0n Thursday, March 9, at 4:00 p.m., Justice Antonin Scalia of the United States Supreme Court speaks at Bauer Lecture Hall. Justice Scalia is a graduate of Georgetown and Harvard Law School. After practicing as an attorney, Scalia became a professor at the University of Virginia Law School. During the 1970s presidents Nixon and Ford appointed him to a number of administrative posts, including that of assistant attorney general in charge of the Justice Department's Office of Legal Council. He subsequently became a professor at the Georgetown Law Center and at the University of Chicago Law School. He also served as scholar-in-residence at the American Enterprise Institute. In 1982 President Reagan appointed Scalia to the United States Court of Appeals for the District of Columbia, where Scalia earned his reputation for meticulous jurisprudence. On June 17, 1986, he was nominated by President Reagan to serve as an associate justice of the Supreme Court.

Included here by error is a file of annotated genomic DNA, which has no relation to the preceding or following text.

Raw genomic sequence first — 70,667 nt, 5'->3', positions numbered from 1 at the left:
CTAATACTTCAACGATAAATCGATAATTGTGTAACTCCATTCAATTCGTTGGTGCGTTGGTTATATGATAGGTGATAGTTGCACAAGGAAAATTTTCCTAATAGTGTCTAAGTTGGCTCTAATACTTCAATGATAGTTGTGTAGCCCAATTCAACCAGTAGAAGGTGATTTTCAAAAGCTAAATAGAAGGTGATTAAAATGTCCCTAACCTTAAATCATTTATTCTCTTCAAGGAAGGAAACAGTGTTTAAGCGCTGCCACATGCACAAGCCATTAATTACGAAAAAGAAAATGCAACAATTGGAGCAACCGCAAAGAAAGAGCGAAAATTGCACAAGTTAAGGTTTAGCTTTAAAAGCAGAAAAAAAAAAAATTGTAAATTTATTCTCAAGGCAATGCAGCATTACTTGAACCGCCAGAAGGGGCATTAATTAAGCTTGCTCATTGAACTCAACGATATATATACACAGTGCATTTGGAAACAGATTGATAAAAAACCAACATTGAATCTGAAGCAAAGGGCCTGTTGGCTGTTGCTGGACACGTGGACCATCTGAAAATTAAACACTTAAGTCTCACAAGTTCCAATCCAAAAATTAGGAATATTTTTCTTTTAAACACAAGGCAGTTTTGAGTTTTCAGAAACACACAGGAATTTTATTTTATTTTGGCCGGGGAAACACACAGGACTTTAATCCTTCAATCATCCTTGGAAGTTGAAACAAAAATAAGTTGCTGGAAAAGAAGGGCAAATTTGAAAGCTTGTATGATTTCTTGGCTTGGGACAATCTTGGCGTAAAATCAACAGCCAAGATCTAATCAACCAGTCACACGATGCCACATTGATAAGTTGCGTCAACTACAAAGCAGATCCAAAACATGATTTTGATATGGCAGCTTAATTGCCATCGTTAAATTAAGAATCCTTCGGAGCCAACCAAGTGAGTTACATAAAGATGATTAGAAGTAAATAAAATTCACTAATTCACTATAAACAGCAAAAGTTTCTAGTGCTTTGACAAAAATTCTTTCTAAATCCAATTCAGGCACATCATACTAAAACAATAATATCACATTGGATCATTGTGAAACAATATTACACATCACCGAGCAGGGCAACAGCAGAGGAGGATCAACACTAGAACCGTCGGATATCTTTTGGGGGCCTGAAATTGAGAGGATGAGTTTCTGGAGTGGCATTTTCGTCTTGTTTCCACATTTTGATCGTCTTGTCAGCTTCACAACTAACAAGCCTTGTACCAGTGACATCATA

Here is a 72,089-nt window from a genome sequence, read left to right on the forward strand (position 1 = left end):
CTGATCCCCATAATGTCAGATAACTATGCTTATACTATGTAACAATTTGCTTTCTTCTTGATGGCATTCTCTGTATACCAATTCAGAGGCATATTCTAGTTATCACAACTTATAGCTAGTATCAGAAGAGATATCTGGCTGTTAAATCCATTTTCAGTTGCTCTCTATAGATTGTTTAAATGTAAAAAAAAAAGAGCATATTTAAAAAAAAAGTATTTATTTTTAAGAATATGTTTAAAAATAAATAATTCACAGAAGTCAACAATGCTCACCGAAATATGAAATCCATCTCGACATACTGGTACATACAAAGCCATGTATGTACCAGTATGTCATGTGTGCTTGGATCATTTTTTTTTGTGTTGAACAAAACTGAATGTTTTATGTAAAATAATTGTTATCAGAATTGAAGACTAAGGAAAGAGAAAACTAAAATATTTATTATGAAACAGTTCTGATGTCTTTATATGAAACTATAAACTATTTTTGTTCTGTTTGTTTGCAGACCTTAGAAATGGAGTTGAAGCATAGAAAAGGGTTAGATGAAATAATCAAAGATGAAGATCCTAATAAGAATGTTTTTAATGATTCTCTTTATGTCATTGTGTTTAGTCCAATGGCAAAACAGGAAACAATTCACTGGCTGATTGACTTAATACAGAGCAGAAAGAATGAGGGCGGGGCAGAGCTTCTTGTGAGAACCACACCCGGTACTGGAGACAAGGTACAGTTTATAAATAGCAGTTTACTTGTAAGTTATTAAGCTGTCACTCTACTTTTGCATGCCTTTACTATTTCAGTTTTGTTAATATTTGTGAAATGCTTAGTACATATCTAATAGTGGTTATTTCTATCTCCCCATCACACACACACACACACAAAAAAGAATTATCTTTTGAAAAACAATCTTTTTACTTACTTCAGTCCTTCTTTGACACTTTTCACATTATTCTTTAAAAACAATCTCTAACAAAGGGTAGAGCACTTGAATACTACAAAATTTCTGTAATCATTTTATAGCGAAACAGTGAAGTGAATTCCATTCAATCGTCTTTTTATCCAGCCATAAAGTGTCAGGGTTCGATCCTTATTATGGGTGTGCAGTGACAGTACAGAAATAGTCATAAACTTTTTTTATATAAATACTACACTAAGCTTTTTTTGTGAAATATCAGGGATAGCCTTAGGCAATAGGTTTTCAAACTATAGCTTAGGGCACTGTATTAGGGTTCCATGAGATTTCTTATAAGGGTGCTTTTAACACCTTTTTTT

The limited seating in Bauer Lecture Hall will fill quickly, so arrive early to ensure hearing this distinguished speaker.
The Fateful Choices Before Israel
MONDAY, MARCH 13, 1989
The Athenaeum hosts Yehoshafat Harkabi on Monday, March 13, in a continuation of the Arab-Israeli series funded by the Henry M. Jackson Foundation. Professor Harkabi visited CMC two years ago in an appearance at the Keck Center for International Strategic Studies. Since that visit, the Israeli-Palestinian conflict has taken a remarkable turn. It will be interesting to learn Professor Harkabi's thoughts on the situation in his presentation, "'The Fateful Choices Before Israel."
As former head of Israeli military intelligence and intelligence adviser to several prime ministers, Professor Harkabi made his reputation as a meticulous analyst of Arab writings on the Middle East conflict. He has written 17 books.